Vegetarian Reflection: Julie Coben (’11)

Julie Coben ('11)/ Eastside Editor-in-Chief

When I told my family and friends I was going to be a vegetarian for about one month they all responded with disbelief. Typically, my eating habits are never limited. My daily meals always include some sort of meat; so participating in this experiment was most definitely a challenge.

During my first couple days of refraining from meat, I felt like an addict going through withdrawal. For each meal I ate, I constantly was thinking about what I could be eating if I were not a vegetarian. For instance, eating cheese quesadillas was decent, but I knew that added chicken would be that much more satisfying. Prior to becoming a vegetarian, my initial impression of this diet was that I was going to eat healthier foods. However, in my case, this initial hypothesis was incorrect. As the days went by, I grew hungrier and hungrier from not getting enough protein. To compensate, I started snacking more, and no, these snacks were not fruits and vegetables. I noticed myself eating more junk food like cookies, cereal and more cookies.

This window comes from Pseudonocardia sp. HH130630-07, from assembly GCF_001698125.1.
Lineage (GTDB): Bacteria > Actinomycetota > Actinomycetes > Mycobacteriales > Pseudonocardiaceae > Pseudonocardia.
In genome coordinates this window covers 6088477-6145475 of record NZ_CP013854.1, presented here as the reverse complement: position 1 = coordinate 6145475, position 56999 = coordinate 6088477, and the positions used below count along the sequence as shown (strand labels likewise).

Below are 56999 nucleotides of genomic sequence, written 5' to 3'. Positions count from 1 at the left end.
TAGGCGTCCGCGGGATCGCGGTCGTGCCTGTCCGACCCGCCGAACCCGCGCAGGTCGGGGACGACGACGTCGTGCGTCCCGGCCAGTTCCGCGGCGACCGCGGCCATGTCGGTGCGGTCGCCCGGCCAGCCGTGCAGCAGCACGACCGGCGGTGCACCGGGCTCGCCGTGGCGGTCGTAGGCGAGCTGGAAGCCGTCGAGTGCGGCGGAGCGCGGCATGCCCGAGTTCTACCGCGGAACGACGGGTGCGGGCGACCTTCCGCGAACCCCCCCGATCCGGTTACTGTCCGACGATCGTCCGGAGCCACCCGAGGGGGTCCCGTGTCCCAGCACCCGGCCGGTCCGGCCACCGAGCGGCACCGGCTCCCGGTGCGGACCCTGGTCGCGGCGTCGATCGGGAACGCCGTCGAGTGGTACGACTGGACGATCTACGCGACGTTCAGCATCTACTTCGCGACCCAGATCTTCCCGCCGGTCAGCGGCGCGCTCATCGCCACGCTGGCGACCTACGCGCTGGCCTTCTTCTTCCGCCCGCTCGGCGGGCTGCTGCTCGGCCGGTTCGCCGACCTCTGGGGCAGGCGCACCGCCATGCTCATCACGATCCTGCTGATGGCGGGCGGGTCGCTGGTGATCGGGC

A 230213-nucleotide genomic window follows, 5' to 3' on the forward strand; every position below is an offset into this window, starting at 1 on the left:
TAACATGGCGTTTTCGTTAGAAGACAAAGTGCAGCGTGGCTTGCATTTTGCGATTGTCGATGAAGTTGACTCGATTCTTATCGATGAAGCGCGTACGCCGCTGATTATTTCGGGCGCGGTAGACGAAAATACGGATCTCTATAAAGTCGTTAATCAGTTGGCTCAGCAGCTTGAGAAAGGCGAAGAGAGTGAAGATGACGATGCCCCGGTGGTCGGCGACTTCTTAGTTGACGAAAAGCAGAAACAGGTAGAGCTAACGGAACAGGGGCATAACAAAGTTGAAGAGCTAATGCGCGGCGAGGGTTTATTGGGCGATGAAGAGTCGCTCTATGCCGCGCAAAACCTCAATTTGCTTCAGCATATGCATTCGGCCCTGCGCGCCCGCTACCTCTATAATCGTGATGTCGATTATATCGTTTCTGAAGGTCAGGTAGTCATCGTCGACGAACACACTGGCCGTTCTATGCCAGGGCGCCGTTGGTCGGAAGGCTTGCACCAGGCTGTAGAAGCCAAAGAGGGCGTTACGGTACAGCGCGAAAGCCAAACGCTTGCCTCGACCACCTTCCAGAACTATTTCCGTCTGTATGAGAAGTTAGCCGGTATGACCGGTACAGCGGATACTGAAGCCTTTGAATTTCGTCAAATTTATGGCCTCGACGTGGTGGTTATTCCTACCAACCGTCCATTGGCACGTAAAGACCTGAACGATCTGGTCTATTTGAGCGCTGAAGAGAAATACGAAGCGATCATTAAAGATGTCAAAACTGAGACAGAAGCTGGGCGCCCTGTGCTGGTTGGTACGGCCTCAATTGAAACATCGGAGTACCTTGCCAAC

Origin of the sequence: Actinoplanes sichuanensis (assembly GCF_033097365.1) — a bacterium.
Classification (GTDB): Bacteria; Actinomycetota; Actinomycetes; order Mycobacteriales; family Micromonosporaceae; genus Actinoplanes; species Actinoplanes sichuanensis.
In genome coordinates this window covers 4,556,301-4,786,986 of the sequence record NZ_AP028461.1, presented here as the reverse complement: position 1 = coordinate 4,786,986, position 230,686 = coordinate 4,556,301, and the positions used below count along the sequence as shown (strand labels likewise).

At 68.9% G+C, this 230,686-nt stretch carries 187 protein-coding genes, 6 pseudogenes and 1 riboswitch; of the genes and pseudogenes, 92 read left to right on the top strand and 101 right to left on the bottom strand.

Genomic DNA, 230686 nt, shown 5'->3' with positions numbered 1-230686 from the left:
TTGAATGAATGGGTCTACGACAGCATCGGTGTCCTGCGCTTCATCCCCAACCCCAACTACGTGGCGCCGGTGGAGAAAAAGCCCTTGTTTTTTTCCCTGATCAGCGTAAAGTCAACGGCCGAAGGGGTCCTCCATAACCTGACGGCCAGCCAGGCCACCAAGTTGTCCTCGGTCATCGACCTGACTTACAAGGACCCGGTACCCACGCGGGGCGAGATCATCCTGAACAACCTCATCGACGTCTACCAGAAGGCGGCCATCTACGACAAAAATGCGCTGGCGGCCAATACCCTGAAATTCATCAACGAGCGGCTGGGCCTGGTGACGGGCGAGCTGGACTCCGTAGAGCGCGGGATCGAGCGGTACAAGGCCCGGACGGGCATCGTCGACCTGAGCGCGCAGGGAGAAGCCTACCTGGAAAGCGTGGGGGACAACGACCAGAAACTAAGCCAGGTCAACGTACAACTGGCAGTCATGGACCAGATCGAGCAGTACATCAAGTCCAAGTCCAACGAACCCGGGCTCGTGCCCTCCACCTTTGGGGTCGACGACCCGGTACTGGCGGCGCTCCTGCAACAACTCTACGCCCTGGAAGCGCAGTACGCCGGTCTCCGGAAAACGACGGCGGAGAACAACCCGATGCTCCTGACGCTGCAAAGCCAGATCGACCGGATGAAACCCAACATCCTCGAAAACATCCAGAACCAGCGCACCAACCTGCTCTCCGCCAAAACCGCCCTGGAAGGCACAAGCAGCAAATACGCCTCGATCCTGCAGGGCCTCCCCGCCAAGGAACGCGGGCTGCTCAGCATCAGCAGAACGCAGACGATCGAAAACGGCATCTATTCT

The most difficult part of this experiment was definitely going out to eat with my family and friends. Any time I looked at the menu I would forget about my limitations and automatically look at my typical choices. For countless times I would be ready to order my meal (which would include meat), realize I was not able to order it, and be quite disappointed with my vegetarian option, usually some type of salad.

After completing my three-week experiment, I think it is safe to say I will not continue with being a vegetarian. Although I appreciate the reasons for not eating meat, I believe it is crucial to my diet. However, if I were to try this again one day, I would definitely make more of an effort to increase healthier vegetarian supplements to help my hunger instead of simply doubling up on unhealthy options.